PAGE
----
CII Media Releases
Ease of Doing Business is the Route to India’s Mission of Self-reliance: CII
Jun 20, 2020

With more outcome-oriented action on Ease of Doing Business, huge momentum to India’s domestic and overseas investment can be imparted at a time when self-reliance is being strengthened, stated the Confederation of Indian Industry in a press release. It outlined 8 areas where strong measures in mission mode can help to boost the economy.

“While many policies have been announced for a facilitative investment climate, effective translation into ground-level outcomes will help investor perceptions and further boost confidence. We believe that taking the ease of doing business route can unlock huge potential at a time when the world is seeking new investment opportunities,” said Mr Chandrajit Banerjee, Director General, CII.

Central and state governments have introduced a plethora of reforms across the various areas of doing business, which have contributed to India’s leap of 79 positions from the 142nd rank (out of 190 economies) in 2014 to the 63rd rank in the latest Doing Business Report of the World Bank. Sustaining this reform momentum can drive new investments including from overseas, stated CII.

CII identified immediate and medium term measures in 8 areas for EODB that can reduce costs and time for making Indian industry competitive.

CII prioritised effective implementation of Online Single Window System as the first step towards strengthening EODB. Regular monitoring by the Chief Secretary of a state, time bound approvals and single interface should be implemented in all states. Currently, only 21 states have implemented this system. For a business entity, there should not be any other point of interface with the government, other than the SWS.

Two, simplifying property registration and acquisition of land is critical. Industry should be permitted to buy land directly from farmers with deemed approval after 30 days. Digitization and integration of land records and single online portal with integrated information can help in titling.

Three, compliances for labour regulations could be speeded up at lower costs. States can follow the example of Uttar Pradesh by exempting industry from select labour laws for 3 years. The applicable limits under Industrial Disputes Act 1947, Factories Act 1948 and Contract Labour (Regulation and Abolition) Act 1970 must be raised immediately by all states, stressed CII.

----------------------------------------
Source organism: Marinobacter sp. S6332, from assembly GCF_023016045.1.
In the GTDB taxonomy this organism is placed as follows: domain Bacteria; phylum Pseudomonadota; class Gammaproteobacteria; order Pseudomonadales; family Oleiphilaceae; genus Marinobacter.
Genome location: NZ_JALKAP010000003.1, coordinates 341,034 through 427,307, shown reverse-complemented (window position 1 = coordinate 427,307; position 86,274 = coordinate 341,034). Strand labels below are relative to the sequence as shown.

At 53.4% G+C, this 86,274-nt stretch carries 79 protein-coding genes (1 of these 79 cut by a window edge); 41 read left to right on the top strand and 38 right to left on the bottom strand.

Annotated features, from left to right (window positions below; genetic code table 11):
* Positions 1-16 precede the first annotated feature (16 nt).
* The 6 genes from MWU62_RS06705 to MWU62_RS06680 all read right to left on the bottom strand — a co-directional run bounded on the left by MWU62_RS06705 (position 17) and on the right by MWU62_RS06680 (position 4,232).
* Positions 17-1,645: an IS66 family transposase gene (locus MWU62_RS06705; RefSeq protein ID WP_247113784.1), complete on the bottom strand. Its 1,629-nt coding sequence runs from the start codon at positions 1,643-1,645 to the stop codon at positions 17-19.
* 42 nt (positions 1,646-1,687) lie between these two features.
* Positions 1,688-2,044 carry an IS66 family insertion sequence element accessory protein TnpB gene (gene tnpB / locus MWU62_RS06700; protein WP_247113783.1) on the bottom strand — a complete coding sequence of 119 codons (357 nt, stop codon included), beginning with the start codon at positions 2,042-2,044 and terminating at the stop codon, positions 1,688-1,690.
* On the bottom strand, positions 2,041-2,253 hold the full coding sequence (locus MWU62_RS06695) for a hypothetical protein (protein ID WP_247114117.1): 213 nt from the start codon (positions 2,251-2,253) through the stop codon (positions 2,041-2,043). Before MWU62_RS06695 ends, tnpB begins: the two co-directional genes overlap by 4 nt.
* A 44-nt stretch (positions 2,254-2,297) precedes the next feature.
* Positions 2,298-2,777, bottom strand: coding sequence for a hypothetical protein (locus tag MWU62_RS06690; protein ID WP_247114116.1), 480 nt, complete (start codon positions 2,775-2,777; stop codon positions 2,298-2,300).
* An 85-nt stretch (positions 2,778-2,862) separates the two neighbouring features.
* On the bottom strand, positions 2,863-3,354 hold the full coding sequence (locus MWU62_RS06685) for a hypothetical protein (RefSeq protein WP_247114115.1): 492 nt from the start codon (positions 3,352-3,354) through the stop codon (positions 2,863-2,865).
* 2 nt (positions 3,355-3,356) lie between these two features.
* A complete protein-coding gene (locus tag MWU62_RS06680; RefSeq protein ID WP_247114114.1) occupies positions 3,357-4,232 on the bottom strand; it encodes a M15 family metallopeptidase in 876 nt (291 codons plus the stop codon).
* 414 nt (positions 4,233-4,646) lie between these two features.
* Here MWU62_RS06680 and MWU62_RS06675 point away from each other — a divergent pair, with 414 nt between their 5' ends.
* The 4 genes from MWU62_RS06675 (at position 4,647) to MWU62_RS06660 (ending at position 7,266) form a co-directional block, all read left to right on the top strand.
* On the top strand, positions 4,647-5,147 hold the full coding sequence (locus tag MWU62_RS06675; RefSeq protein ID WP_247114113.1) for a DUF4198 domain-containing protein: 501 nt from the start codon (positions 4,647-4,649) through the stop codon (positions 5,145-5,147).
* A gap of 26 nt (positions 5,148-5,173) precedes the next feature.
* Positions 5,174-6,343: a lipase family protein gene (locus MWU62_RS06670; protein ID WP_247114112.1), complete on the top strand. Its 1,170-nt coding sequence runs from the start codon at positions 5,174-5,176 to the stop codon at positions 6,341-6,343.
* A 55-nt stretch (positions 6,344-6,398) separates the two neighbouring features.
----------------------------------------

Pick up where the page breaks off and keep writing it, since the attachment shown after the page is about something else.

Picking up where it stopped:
Four, at a time when India is seeking deeper overseas engagement, it is critical to ensure a quick and low-cost trade facilitation mechanism. The SWIFT system needs to bring on board all Partner Group Agencies. The Risk Management System, Port Community System, and Authorized Economic Operators need to be strengthened, including through automation and digitization.

Five, enforcing contracts is a challenge due to insufficient commercial courts and infrastructure. CII suggests major digital reforms such as virtual court proceedings, e-filing, and work from home to speed up court deliberations. The Alternative Dispute Resolution institutions can be expanded in all parts of the country with arbitration and mediation centres. Over the medium term, judicial capacity must be enhanced with specialized commercial courts at High Courts and District Courts

Six, synchronized joint inspections, computerized risk-based inspections, and differentiated inspection requirements for low-risk industries can reduce the inspection burden on companies, noted CII. Self-certification and third party certification can be extended, as in Telangana where companies with good track record in the medium-risk category are permitted self-certification. In the medium term, an online Central Inspection System for labour, fire, lift, electricity, boilers, etc is required.

Seven, MSME need a special helping hand, according to CII, and should be exempted from approvals and inspections for 3 years under state laws while following all rules. Self certification route can be used for renewal and approvals for MSME with good track record.

Eight, India’s high logistics costs impact its competitiveness. This will require medium term action such as increasing the share of railways and waterways in transport, improving first-mile and last-mile connectivity and reducing port dwell time. Cross subsidization of freight should be rationalised, said CII.

20 June 2020
New Delhi

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